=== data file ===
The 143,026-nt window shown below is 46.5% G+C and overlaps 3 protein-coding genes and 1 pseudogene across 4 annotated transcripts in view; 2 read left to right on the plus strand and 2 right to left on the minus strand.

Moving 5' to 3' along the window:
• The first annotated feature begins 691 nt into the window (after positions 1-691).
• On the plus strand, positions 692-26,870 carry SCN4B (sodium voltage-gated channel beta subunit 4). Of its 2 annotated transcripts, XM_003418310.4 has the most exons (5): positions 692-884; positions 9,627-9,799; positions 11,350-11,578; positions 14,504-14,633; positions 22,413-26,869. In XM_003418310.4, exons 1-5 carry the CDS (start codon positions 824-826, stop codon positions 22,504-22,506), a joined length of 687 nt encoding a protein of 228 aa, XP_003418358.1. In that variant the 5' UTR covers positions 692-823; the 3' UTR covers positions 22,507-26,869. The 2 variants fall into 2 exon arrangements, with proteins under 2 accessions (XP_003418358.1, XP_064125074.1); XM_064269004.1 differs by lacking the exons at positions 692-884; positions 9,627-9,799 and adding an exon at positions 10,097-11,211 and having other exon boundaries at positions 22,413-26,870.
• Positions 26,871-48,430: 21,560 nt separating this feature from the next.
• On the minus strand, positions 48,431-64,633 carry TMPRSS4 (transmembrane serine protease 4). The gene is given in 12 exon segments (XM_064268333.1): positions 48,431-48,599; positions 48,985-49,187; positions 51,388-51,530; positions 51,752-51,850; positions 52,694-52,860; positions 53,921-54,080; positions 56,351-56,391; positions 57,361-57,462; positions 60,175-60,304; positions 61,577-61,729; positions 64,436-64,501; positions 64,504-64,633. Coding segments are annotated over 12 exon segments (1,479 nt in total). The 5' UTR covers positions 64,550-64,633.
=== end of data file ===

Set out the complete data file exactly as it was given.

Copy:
The 143,026-nt window shown below is 46.5% G+C and overlaps 3 protein-coding genes and 1 pseudogene across 4 annotated transcripts in view; 2 read left to right on the plus strand and 2 right to left on the minus strand.

Moving 5' to 3' along the window:
• The first annotated feature begins 691 nt into the window (after positions 1-691).
• On the plus strand, positions 692-26,870 carry SCN4B (sodium voltage-gated channel beta subunit 4). Of its 2 annotated transcripts, XM_003418310.4 has the most exons (5): positions 692-884; positions 9,627-9,799; positions 11,350-11,578; positions 14,504-14,633; positions 22,413-26,869. In XM_003418310.4, exons 1-5 carry the CDS (start codon positions 824-826, stop codon positions 22,504-22,506), a joined length of 687 nt encoding a protein of 228 aa, XP_003418358.1. In that variant the 5' UTR covers positions 692-823; the 3' UTR covers positions 22,507-26,869. The 2 variants fall into 2 exon arrangements, with proteins under 2 accessions (XP_003418358.1, XP_064125074.1); XM_064269004.1 differs by lacking the exons at positions 692-884; positions 9,627-9,799 and adding an exon at positions 10,097-11,211 and having other exon boundaries at positions 22,413-26,870.
• Positions 26,871-48,430: 21,560 nt separating this feature from the next.
• On the minus strand, positions 48,431-64,633 carry TMPRSS4 (transmembrane serine protease 4). The gene is given in 12 exon segments (XM_064268333.1): positions 48,431-48,599; positions 48,985-49,187; positions 51,388-51,530; positions 51,752-51,850; positions 52,694-52,860; positions 53,921-54,080; positions 56,351-56,391; positions 57,361-57,462; positions 60,175-60,304; positions 61,577-61,729; positions 64,436-64,501; positions 64,504-64,633. Coding segments are annotated over 12 exon segments (1,479 nt in total). The 5' UTR covers positions 64,550-64,633.